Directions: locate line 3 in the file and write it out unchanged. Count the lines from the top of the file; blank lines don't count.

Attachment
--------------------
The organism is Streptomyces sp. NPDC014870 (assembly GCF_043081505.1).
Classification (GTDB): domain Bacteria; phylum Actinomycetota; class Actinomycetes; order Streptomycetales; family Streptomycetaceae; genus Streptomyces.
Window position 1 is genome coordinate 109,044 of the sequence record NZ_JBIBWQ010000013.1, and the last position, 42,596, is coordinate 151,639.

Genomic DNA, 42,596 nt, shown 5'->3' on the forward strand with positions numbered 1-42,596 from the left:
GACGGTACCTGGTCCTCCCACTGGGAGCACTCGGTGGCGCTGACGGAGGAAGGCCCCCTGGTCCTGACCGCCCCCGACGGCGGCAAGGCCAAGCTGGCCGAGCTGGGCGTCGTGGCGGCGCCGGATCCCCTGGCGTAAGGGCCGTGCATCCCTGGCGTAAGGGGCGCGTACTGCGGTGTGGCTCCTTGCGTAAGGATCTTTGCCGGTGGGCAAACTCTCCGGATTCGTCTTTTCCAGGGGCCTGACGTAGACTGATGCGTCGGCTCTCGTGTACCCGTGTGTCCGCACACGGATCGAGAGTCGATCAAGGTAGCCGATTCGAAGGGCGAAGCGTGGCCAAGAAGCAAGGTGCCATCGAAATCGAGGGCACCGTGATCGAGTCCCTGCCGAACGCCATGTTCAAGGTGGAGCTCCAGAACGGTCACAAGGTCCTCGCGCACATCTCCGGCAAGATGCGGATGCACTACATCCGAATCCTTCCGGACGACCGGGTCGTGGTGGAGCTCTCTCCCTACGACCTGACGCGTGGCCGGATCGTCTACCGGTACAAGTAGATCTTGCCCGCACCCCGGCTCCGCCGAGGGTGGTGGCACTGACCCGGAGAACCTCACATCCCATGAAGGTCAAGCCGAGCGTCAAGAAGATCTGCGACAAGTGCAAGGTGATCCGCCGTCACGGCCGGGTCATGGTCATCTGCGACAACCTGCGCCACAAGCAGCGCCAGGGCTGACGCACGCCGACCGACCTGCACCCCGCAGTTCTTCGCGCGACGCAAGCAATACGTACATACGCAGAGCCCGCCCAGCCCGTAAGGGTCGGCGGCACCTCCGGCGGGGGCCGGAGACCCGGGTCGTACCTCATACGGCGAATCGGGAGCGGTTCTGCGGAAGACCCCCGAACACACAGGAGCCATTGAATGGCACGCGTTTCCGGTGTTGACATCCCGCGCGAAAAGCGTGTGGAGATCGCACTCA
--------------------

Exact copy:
Window position 1 is genome coordinate 109,044 of the sequence record NZ_JBIBWQ010000013.1, and the last position, 42,596, is coordinate 151,639.